In April 2022, CarePort released a report showing that care after hospitalization is shifting away from nursing homes and toward home health. The same report shows that home health agencies are turning down those referrals more often.
What is Post-acute Care?
Post-acute care refers to the medical care people need after the initial, high-intensity health situation has been handled. Hospitals handle the high-intensity situations, but as the situations stabilize, the greater attention afforded by the hospital setting is not entirely needed. Patients then move to post-acute care. This may involve rehabilitation, patient/family education, patient monitoring, and other services that ensure recovery goes according to plan.
Post-acute Care Shifts Away from Skilled Nursing Facilities and Toward Home Health
Traditionally, roughly half of patients discharged from hospitals to post-acute care went to home health, and the other half went to facility-based care such as skilled nursing facilities (SNFs). CarePort’s April report, “The Evolution of Care: A Care Delivery Report,” finds that while referrals to SNFs have declined 18% since 2019, referrals to skilled home health have increase 10%. By March of 2021, hospitals were sending 60% of their post-acute care referrals to home health agencies and 40% to SNFs.
Patients in Post-Acute Care are Sicker than Before
Simultaneously, the patients leaving the hospitals are sicker than before. Patients discharged to post-acute care are scoring 13% higher on the Elixhauser Comorbidity Index (comparing 2019 to 2021). In general, this means that in addition to the primary reason that people were in the hospital, they are more likely to have other major illnesses that could make care more challenging. For instance, patients in post-acute care are now more likely to have congestive heart failure, COPD, hypertension, neurologic disorders, diabetes, obesity, etc – in addition to the reason they were hospitalized.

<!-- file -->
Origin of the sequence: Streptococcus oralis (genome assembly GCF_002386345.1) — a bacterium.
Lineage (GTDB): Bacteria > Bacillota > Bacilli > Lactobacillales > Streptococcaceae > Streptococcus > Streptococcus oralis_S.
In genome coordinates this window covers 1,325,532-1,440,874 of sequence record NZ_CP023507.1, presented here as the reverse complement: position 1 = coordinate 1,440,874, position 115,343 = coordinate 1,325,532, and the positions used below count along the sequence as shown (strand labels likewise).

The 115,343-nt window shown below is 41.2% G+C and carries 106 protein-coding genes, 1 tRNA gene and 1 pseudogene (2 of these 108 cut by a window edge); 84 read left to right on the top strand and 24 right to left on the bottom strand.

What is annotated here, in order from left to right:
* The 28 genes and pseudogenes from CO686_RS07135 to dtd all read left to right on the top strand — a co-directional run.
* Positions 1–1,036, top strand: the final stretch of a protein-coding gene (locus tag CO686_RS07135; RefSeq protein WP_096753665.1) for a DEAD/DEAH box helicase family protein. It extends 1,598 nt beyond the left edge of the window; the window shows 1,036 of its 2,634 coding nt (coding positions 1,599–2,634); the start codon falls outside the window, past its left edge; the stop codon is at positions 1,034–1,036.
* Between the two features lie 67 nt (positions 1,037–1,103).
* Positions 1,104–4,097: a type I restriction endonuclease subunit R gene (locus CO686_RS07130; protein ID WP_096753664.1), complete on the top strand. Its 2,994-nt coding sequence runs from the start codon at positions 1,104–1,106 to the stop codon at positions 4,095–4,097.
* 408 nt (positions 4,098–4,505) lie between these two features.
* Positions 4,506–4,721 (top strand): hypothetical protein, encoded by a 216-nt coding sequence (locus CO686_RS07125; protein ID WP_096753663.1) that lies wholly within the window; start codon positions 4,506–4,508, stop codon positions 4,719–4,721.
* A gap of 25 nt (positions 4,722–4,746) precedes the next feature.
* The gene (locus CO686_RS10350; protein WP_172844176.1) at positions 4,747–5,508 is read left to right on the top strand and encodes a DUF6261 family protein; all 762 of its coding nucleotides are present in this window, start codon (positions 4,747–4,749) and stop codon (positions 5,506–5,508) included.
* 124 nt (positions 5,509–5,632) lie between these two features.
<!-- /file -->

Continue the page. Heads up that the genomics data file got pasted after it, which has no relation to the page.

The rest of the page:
Patients in the Hospitals are Sicker than They Were Pre-2019
The higher acuity patients in post-acute care is a product of sicker patients in hospitals. Comparing 2021 to 2019, patients in the hospital had an 11% higher comorbidity score and a 10% higher mortality rate. With limited room for patients who are less sick, hospitals saw a 25% decrease in elective surgeries.
As further evidence, patients are staying in the hospital 8% longer. That longer length of stay may be a product of both sicker patients and post-acute care providers turning down their referrals.
Home Health and Skilled Nursing Facilities are Turning Away More Patients
Hospital discharge planners work to match patients with the right home health agencies or SNFs. This means the agency or facility can provide type of care needed, take the patient’s insurance, and treat the patient promptly. Sometimes, this means offering a referral to more than one post-acute care provider. Compared to 2019, post-acute care providers are turning down more and more patients. Hospitals are having to offer the referral to different SNFs 32% more to place the patient. The challenge is even greater in home health, where hospitals are offering the referral 42% more to find the right home health agency that can take the case.
Why is Home Health Turning Away Patients?
The home health industry may not have the elasticity to seamlessly meet an increase in demand. Of course, across all provider types, the nationwide nursing shortage limits the availability or quality of care. What’s more, the home health industry has been particularly embattled. State and federal governments have used harsh measures to limit the growth of home health. It was only recently that Medicare lifted a moratorium on new home health agencies in the most senior-dense parts of the country. Oversight has been, at times, aggressive. Medicare is spending far less per patient than they did at the turn of the century. Compared to their counterparts in outpatient care centers, registered nurses at home health agencies make 19% less.
Despite these challenges, home health nurses carry on. Discharge planners may need to work harder to place home health referrals. Home health agencies are working much harder to staff their teams. Reports of large numbers of patients being unable to access home health have yet to surface.
CarePort is a care coordination network with thousands of providers connected across the U.S. Their end-to-end platform bridges acute and post-acute EHR data, providing visibility into the entire patient journey for providers, physicians, payers, and ACOs. With CarePort, healthcare professionals can coordinate patient care to track and manage patients as they move through the continuum.